Nutrient status of tomatoes grown in hydroponics during the crop cycle as a factor involved in fruit yield and quality
Tomatoes (Solanum lycopersicum) are popular vegetables, widely used in daily food in many countries due to their taste and nutritional value. Different studies have shown importance of nutrient supply in plants and correlation with plant vitality, fruit chemical composition and yield. The aim in our research was to assess the dynamics of nutrient accumulation in various age leaves of tomatoes grown in glasshouse under controlled conditions to reveal imbalances and its potential relationship with fruit quality and yield. Thus, three different tomato cultivars 'Beorange F1' (orange, large size fruit), 'Managua F1' (red, medium size fruit) and 'Haiku F1' (pink, bunch tomato) was grown in hydroponics for full crop cycle using artificial light conditions. Samples for chemical analysis of 12 plant essential nutrients were collected for the youngest fully developed leaves and the oldest still vital leaves. Yield accounting was done during the full crop cycle. The obtained results indicate significant differences in chemical composition between younger and older leaves: significantly higher concentrations of P, K, Ca, S, Mn, Mo, and B, as well as partly Mg and Fe were found in older leaves. In general, sufficient supply was determined for most of the plant nutrients, with few exceptions. In most cases, Zn deficiency and increased content of Mn was observed both in young and old leaves of all three tomato cultivars. In addition, the older leaves were characterized by high Ca and S content. The cultivar peculiarities, light conditions, and supply with nutrients have been discussed in relation with fruit quality and yield. During the crop cycle, generally in autumn and winter, higher incidence of fruits affected by physiological disorders was recorded for 'Beorange', to a lesser extent for 'Managua', but no damage was observed for fruits of 'Haiku'.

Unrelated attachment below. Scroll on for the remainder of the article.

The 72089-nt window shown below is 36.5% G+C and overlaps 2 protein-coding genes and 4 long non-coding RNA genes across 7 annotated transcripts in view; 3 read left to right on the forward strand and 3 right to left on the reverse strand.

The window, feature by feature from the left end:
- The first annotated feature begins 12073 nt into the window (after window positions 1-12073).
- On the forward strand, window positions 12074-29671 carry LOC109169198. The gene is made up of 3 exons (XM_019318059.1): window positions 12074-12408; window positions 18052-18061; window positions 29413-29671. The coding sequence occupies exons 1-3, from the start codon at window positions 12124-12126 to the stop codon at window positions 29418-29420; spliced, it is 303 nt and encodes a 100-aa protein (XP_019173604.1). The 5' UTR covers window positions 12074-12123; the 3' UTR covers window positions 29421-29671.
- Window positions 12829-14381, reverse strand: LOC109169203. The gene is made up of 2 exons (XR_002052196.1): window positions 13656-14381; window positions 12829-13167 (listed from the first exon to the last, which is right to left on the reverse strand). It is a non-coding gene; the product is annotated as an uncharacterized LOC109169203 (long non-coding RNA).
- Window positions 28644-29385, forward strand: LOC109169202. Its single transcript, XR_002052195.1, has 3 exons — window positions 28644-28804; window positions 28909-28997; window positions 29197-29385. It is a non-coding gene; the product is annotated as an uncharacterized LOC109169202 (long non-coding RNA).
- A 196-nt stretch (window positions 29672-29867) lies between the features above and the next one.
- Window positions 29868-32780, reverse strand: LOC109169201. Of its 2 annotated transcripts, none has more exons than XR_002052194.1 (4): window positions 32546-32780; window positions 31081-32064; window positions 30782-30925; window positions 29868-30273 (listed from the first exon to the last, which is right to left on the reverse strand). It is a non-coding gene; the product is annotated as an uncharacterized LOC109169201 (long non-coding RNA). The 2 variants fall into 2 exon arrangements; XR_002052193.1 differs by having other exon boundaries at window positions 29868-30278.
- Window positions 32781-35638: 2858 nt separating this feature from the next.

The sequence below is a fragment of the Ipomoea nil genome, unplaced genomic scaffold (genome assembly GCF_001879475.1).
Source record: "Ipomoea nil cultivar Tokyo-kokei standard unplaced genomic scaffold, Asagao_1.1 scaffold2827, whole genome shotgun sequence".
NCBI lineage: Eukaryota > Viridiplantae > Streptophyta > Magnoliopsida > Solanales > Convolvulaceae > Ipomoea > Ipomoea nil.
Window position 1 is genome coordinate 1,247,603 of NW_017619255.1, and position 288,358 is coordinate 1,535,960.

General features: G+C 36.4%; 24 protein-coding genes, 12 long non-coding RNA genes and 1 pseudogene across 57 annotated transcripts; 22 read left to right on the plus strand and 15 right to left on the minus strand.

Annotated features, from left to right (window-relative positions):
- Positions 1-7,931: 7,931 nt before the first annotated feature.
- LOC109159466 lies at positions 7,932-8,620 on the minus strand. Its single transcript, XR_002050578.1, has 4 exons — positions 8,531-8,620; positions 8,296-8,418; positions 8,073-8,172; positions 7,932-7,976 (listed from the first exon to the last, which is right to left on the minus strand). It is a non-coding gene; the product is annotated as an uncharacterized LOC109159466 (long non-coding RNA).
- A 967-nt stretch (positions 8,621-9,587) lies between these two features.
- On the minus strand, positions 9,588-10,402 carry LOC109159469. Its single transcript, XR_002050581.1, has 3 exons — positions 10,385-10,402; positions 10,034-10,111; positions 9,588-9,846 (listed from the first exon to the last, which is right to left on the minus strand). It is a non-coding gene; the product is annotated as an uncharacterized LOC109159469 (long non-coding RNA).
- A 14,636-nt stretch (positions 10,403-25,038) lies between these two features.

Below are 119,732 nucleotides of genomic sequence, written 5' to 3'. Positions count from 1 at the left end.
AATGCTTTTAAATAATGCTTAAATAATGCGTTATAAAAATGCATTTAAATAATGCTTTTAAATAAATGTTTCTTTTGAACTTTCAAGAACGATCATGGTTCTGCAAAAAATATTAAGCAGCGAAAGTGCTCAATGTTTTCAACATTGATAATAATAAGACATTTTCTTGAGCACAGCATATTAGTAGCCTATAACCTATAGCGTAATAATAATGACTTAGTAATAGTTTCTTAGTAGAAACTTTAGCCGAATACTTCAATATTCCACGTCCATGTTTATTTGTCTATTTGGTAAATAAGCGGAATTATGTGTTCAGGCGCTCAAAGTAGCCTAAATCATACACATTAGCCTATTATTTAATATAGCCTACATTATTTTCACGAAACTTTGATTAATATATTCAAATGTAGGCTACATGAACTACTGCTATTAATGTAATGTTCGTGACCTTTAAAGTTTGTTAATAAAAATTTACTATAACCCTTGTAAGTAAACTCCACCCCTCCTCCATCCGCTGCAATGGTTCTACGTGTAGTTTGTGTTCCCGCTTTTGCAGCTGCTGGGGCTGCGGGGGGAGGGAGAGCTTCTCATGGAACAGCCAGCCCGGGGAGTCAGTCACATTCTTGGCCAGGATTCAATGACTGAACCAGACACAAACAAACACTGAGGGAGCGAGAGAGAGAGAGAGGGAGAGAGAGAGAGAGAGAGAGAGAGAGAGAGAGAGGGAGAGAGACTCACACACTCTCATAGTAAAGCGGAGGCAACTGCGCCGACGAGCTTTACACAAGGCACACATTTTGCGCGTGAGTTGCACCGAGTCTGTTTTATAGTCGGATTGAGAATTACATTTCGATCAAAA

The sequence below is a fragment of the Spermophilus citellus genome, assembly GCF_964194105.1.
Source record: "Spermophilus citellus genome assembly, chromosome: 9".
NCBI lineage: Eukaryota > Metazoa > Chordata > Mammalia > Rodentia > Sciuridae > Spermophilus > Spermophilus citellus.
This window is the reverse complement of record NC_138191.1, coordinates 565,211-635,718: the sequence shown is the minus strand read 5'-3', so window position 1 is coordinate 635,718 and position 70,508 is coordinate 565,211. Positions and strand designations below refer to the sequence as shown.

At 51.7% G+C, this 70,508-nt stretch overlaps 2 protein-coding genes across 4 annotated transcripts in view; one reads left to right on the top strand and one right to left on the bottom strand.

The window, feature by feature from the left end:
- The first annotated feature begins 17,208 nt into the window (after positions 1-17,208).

Cekstere, G., Osvalde, A., Karlsons, A. and Strauts, G. (2021). Nutrient status of tomatoes grown in hydroponics during the crop cycle as a factor involved in fruit yield and quality. Acta Hortic. 1321, 109-116
rock wool, nutrient imbalance, different-sized tomato fruits, non-marketable yield, lighting